If you suffer from one of the three main types of sleep apnea – obstructive, central, or complex – you already know how devastating it can be. Poor sleep impacts everyday life and can lead to severe health issues. After looking at these 20 sleep apnea statistics, 2020 may just be the year you find help for your sleep apnea.
Sleep apnea statistics 2020
While one night of poor sleep may not mean much in the grand scheme of our lives, when poor sleep becomes chronic, it can touch every aspect of our day.
Here are some statistics that begin to show just how important good sleep really is.
General sleep stats
It’s a lovely idea, sinking into a comfortable and warm bed every night, one that cradles you all night long, leaving you refreshed and rested every morning. But how many people actually experience that on a nightly basis?
- Today’s sleepers get less sleep in general: Compared to 1942 when the average amount of shut-eye was just under eight hours, today’s sleepers clock fewer than seven hours a night in bed.
- For 35% of us, that’s not enough sleep: The U.S. Centers for Disease Control and Prevention note that one in three people are not getting enough sleep. This is true for both quantity and quality.
- Teenagers need more sleep, but get less: The average amount of sleep teens get is six and a half hours. An estimated 20% get less than that – just five hours a night.
- Geographically speaking, the upper Midwest sleeps well: The number of people reporting fewer than seven hours of sleep a night peaks in the south and eastern United States. The upper Midwest reports longer sleep times on average.
- Sleepers are divided by race: Black people report short sleep duration (nearly half) more frequently than white and Hispanic people (just around 33% of both groups).
- “Banking” sleep doesn’t always help: But it turns out, it can’t hurt. One study found that longer sleep on weekends helped to make up for the sleep deficit during the week. On the other hand, short sleep on weekends made it exponentially worse.
Sleep apnea statistics 2020 (worldwide)
Given how important sleep is to proper functioning, the following sleep apnea statistics are astonishing.
- Sleep apnea is a commonly underdiagnosed condition: Previous (and common) estimates place global numbers at 100 million. New research finds as many as one billion people may suffer from sleep apnea
- Women may be the most underdiagnosed: One study estimates that as many as 50% of women may suffer from sleep apnea.
- Children have sleep apnea, too: While 4% of children under 18 are diagnosed with sleep apnea, many more are incorrectly diagnosed with ADHD.
- Sleep apnea in children is underdiagnosed: As many as 10-20% of children who snore may have sleep apnea.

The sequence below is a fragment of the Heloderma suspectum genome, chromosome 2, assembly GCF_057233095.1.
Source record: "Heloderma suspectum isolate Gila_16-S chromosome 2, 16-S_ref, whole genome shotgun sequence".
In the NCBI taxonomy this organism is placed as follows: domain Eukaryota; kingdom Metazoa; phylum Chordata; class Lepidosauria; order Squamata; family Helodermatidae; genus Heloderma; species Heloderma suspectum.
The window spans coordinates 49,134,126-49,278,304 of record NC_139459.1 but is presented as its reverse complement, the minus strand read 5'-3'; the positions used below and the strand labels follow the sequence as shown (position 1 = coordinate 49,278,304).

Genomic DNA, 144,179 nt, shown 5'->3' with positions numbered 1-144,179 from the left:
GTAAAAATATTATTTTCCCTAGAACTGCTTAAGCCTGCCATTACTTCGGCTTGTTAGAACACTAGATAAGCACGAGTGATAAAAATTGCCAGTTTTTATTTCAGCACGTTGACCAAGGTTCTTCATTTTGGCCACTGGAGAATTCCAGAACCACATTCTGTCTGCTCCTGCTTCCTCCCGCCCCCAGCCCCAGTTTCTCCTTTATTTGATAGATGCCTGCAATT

- Sleep apnea is not just about sleep: In addition to being the most common sleep disorder, the World Health Organization classifies it as a respiratory disease, too.
- Undiagnosed sleep apnea comes with a price tag: In the U.S., undiagnosed sleep apnea costs approximately $150 billion annually.
Consequences of poor sleep
The poor sleep that comes with sleep apnea doesn’t just result in a little daytime grogginess that can be remedied by coffee. There are serious health consequences for poorly-managed sleep apnea over time. Sleep apnea statistics worldwide bear this out.
- Poor sleep can lead to mental health issues in teens: For every hour less than the recommended nightly seven that teens sleep, serious risks mount. The risk of depression (38%), suicide attempts (58%), and substance abuse increases (23%) with less sleep.
- You can die from sleep apnea: In the U.S., an estimated 38,000 people die from heart disease complicated by poorly-managed sleep apnea.
- Obesity increases the risk of sleep apnea: Obesity increases the risk of sleep apnea by 60%, and the severity of it for every 10% increase in BMI.
- Sleep apnea increases the risk of Alzheimer’s: Dementia is on the rise, and sleep apnea may be a contributing factor.
- Fatal accidents soar in those with sleep apnea: Untreated sleep apnea causes a five-fold risk in the possibility of a fatal accident.
- Sleep apnea is bidirectional with serious health conditions: Whether it’s Type 2 diabetes or AFIB, serious health conditions affect and are affected by sleep apnea.
- Cognitive impairments are worse with comorbid conditions: For people with Type 1 and Type 2 diabetes, sleep apnea does more than make you a little foggy. Cognitive impairments are worse when sleep apnea occurs in addition to these two conditions.
- Your risk of death increases over time: As a chronic condition, sleep apnea is increasingly fatal. For every four or five years you have sleep apnea, your risk of heart attack increases by 30%
Get help for your sleep apnea in Arizona
There is good news behind many of these sleep apnea statistics. You can reduce potential health problems due to sleep apnea when you get sleep apnea treatment.
In Arizona, AZ Dentist can help you get a good night’s rest. We can both help diagnose and provide treatment options for sleep apnea. Our team of sleep apnea dentists can fit patients with a sleep apnea dental device. This is an effective, comfortable, and portable treatment option for this condition. A dental device is adjusted over time to gently reposition your jaw, allowing you to breathe easily all night long.
If you suffer from sleep apnea and need to better understand your treatment options, get in touch today. We can help.